How Economists Are Changing the Future of Uber

Female representative from Uber stands near podium presenting

The future of tech lies in economics. At least, that’s what Data Scientist for Policy Research and Economics at Uber Olivia van Nieuwehuizen asserted at a recent visit to Drexel LeBow.

Nieuwenhuizen is a part of a recent effort at Uber to produce economic research to support and analyze company policies. And as the importance of economics at the company increases, so does the team.

Uber has recently hired five full-time staff economists, and the opportunities to expand are only increasing. “There are a tremendous number of roles for economists in Silicon Valley in the tech scene, and not just in Silicon Valley but in tech scenes everywhere,” says Nieuwehuizen. “We’ve more than proven our value to the company over time by putting out research that everyone can refer back to.”

Whether they’re doing business optimization work, analyzing marketplace dynamics, or examining policy, the economists at Uber are tasked with quantifying, analyzing and influencing the company’s outputs and direction. According to Nieuwehuizen, as the company continues to grow and become a staple in society, real data and thorough research must support the company’s business decisions.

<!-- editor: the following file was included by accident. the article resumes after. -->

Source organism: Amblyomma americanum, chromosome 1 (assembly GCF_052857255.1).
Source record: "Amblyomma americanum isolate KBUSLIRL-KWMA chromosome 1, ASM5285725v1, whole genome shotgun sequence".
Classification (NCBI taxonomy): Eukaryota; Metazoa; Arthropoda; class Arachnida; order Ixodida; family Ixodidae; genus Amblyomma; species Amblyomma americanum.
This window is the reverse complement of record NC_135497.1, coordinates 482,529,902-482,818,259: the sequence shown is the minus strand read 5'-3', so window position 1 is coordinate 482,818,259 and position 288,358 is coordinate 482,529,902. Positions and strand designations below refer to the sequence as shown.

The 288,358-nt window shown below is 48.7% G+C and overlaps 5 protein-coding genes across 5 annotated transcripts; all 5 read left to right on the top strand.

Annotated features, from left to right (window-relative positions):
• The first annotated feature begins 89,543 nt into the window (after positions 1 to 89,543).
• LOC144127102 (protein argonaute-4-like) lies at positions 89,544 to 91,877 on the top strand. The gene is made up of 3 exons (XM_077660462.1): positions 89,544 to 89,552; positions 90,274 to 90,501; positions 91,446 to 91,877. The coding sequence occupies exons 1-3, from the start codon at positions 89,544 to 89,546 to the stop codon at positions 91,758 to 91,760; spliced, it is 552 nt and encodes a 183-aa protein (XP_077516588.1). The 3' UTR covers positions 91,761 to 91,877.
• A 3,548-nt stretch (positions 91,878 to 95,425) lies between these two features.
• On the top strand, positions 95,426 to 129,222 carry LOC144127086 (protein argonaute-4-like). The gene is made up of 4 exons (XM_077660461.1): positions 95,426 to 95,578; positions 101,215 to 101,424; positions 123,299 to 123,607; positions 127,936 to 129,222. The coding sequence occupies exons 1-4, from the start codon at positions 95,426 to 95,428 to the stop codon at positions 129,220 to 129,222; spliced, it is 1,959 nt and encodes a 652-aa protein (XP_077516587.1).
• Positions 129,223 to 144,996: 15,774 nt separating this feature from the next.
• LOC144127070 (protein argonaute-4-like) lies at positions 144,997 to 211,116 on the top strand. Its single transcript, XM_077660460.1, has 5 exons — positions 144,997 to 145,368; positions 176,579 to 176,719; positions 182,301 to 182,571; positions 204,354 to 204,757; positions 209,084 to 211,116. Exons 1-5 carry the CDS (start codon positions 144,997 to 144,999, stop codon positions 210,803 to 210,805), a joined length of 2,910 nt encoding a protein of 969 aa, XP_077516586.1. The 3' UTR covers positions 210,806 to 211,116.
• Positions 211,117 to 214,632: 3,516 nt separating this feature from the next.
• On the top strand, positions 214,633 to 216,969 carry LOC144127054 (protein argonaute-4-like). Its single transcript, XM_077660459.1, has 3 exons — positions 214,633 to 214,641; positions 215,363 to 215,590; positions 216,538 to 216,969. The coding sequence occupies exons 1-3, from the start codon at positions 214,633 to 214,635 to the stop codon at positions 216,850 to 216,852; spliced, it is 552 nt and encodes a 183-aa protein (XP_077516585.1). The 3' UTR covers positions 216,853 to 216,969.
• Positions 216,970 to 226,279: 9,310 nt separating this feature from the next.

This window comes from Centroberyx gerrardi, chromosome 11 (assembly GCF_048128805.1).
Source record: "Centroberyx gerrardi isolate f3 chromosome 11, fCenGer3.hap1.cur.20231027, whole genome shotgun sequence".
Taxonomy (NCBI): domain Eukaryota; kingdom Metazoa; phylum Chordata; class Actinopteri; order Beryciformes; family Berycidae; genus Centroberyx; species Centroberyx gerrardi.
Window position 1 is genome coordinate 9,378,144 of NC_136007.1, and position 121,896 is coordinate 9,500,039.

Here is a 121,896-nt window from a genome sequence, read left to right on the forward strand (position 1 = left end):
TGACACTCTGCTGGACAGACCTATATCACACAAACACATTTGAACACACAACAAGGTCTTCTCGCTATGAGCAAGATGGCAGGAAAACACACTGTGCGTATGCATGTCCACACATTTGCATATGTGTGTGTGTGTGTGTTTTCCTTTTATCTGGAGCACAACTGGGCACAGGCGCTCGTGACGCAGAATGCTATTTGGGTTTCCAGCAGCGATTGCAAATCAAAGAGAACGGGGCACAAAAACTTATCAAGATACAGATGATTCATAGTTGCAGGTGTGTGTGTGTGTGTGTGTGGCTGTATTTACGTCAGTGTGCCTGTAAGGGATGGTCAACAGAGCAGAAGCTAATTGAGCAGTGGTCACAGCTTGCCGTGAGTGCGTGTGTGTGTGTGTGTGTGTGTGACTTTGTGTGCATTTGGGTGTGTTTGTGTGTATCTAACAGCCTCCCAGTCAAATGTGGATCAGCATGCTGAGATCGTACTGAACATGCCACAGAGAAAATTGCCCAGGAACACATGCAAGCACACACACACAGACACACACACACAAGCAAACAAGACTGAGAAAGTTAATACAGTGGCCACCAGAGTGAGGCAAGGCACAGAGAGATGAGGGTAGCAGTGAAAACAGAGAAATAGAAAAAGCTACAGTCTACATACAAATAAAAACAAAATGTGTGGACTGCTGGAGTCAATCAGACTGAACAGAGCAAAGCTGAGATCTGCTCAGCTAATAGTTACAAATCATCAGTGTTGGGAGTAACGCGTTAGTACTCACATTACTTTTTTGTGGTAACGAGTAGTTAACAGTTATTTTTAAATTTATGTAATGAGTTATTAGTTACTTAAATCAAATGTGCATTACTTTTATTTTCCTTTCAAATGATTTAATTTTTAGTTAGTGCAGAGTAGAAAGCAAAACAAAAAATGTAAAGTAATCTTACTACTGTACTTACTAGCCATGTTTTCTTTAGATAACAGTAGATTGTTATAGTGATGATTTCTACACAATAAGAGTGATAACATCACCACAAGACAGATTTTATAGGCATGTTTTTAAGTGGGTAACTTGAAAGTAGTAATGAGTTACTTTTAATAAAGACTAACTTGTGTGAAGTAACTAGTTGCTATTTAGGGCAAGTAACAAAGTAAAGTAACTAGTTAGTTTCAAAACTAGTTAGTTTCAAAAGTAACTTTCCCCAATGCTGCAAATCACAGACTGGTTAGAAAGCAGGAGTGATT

While everything from potential earnings to impact on public transit may have been arbitrarily reported on in the past, Nieuwehuizen says those numbers aren’t holding their weight under increasing scrutiny. “If you think about the kinds of headlines that you may see associated with Uber – especially the negative headlines – those are the kinds of issues we need to do more research on,” says Nieuwenhuizen. “In the long term, as we share data out, as regulators request data from us and as frankly, people scrape our API or just observe our business activities, we can’t get away with that type of cherry-picking and that kind of selective PR fluff.”

And as the role of economists becomes more pivotal, the work gets more exciting. “We get to be involved in writing the book, in some cases, on what new policy looks like,” says Nieuwehuizen. “[We’re] using the information we have at our fingertips to inform the public and policy makers or even the rest of the company internally.”

For economics students looking to make waves in Silicon Valley, it appears now is the time.

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